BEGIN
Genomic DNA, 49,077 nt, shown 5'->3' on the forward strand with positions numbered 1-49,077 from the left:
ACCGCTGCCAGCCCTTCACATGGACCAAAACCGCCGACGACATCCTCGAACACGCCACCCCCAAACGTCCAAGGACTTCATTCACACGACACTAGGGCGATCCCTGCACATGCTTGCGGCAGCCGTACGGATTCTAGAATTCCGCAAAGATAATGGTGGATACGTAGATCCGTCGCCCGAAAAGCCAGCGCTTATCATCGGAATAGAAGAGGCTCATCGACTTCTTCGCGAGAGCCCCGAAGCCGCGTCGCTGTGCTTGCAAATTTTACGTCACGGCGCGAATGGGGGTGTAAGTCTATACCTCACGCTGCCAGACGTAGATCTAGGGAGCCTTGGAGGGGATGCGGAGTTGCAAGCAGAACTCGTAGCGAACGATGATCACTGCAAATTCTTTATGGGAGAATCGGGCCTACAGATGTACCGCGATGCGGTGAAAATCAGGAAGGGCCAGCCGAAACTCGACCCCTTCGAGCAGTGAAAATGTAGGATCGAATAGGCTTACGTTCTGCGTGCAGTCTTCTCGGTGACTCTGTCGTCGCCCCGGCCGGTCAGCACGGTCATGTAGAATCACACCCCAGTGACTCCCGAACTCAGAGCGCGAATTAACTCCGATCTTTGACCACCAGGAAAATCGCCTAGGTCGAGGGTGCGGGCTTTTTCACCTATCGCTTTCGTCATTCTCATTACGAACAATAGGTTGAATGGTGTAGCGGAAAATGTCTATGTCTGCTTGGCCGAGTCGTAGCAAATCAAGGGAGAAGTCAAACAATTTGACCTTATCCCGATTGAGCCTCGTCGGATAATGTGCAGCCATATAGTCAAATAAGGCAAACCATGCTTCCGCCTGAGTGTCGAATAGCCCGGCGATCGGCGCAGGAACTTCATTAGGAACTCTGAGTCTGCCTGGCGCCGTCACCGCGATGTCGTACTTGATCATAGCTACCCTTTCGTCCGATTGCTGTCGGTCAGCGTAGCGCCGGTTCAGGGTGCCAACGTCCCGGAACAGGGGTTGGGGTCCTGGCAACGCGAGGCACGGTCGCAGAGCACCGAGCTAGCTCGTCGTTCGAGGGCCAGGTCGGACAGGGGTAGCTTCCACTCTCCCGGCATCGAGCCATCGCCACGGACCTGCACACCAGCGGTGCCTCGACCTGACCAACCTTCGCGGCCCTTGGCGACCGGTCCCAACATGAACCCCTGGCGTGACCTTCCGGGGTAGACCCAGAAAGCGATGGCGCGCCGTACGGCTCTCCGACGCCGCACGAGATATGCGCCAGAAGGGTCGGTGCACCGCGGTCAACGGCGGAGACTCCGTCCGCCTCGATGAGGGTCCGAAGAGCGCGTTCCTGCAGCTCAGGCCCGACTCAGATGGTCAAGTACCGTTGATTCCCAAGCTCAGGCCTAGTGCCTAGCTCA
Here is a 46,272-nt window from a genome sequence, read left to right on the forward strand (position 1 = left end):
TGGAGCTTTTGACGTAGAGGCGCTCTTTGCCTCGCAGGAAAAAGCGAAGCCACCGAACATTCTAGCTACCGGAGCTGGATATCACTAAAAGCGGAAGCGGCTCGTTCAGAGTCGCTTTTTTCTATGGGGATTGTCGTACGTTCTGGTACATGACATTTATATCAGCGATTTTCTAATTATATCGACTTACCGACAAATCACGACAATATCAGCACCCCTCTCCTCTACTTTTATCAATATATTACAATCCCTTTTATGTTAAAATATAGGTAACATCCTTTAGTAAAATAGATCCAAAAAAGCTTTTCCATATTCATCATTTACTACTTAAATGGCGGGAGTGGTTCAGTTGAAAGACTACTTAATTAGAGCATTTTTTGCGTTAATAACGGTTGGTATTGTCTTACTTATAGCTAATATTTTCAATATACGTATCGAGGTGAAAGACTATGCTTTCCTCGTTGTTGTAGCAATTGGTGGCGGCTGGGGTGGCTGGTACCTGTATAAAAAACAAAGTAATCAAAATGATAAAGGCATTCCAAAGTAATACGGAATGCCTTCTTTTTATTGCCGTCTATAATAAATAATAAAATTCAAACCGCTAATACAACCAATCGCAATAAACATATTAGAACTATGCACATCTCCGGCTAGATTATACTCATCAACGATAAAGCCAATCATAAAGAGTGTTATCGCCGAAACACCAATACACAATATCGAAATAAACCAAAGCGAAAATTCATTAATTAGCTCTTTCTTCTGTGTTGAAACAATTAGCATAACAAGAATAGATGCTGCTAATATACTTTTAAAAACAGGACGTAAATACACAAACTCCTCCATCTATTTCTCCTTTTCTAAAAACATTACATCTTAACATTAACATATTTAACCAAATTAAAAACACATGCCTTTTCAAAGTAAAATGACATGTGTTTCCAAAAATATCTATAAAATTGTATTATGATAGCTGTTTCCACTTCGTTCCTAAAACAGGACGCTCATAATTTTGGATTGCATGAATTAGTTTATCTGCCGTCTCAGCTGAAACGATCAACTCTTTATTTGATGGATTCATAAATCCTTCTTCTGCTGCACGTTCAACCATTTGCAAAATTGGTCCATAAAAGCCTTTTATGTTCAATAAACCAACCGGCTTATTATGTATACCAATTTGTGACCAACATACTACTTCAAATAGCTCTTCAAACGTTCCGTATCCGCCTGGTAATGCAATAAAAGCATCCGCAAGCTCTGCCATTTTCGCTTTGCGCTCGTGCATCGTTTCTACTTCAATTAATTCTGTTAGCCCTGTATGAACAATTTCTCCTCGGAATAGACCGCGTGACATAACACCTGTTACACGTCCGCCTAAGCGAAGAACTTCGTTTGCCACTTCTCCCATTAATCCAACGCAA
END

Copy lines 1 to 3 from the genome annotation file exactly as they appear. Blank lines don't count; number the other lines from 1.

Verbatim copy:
Genomic DNA, 49,077 nt, shown 5'->3' on the forward strand with positions numbered 1-49,077 from the left:
ACCGCTGCCAGCCCTTCACATGGACCAAAACCGCCGACGACATCCTCGAACACGCCACCCCCAAACGTCCAAGGACTTCATTCACACGACACTAGGGCGATCCCTGCACATGCTTGCGGCAGCCGTACGGATTCTAGAATTCCGCAAAGATAATGGTGGATACGTAGATCCGTCGCCCGAAAAGCCAGCGCTTATCATCGGAATAGAAGAGGCTCATCGACTTCTTCGCGAGAGCCCCGAAGCCGCGTCGCTGTGCTTGCAAATTTTACGTCACGGCGCGAATGGGGGTGTAAGTCTATACCTCACGCTGCCAGACGTAGATCTAGGGAGCCTTGGAGGGGATGCGGAGTTGCAAGCAGAACTCGTAGCGAACGATGATCACTGCAAATTCTTTATGGGAGAATCGGGCCTACAGATGTACCGCGATGCGGTGAAAATCAGGAAGGGCCAGCCGAAACTCGACCCCTTCGAGCAGTGAAAATGTAGGATCGAATAGGCTTACGTTCTGCGTGCAGTCTTCTCGGTGACTCTGTCGTCGCCCCGGCCGGTCAGCACGGTCATGTAGAATCACACCCCAGTGACTCCCGAACTCAGAGCGCGAATTAACTCCGATCTTTGACCACCAGGAAAATCGCCTAGGTCGAGGGTGCGGGCTTTTTCACCTATCGCTTTCGTCATTCTCATTACGAACAATAGGTTGAATGGTGTAGCGGAAAATGTCTATGTCTGCTTGGCCGAGTCGTAGCAAATCAAGGGAGAAGTCAAACAATTTGACCTTATCCCGATTGAGCCTCGTCGGATAATGTGCAGCCATATAGTCAAATAAGGCAAACCATGCTTCCGCCTGAGTGTCGAATAGCCCGGCGATCGGCGCAGGAACTTCATTAGGAACTCTGAGTCTGCCTGGCGCCGTCACCGCGATGTCGTACTTGATCATAGCTACCCTTTCGTCCGATTGCTGTCGGTCAGCGTAGCGCCGGTTCAGGGTGCCAACGTCCCGGAACAGGGGTTGGGGTCCTGGCAACGCGAGGCACGGTCGCAGAGCACCGAGCTAGCTCGTCGTTCGAGGGCCAGGTCGGACAGGGGTAGCTTCCACTCTCCCGGCATCGAGCCATCGCCACGGACCTGCACACCAGCGGTGCCTCGACCTGACCAACCTTCGCGGCCCTTGGCGACCGGTCCCAACATGAACCCCTGGCGTGACCTTCCGGGGTAGACCCAGAAAGCGATGGCGCGCCGTACGGCTCTCCGACGCCGCACGAGATATGCGCCAGAAGGGTCGGTGCACCGCGGTCAACGGCGGAGACTCCGTCCGCCTCGATGAGGGTCCGAAGAGCGCGTTCCTGCAGCTCAGGCCCGACTCAGATGGTCAAGTACCGTTGATTCCCAAGCTCAGGCCTAGTGCCTAGCTCA
Here is a 46,272-nt window from a genome sequence, read left to right on the forward strand (position 1 = left end):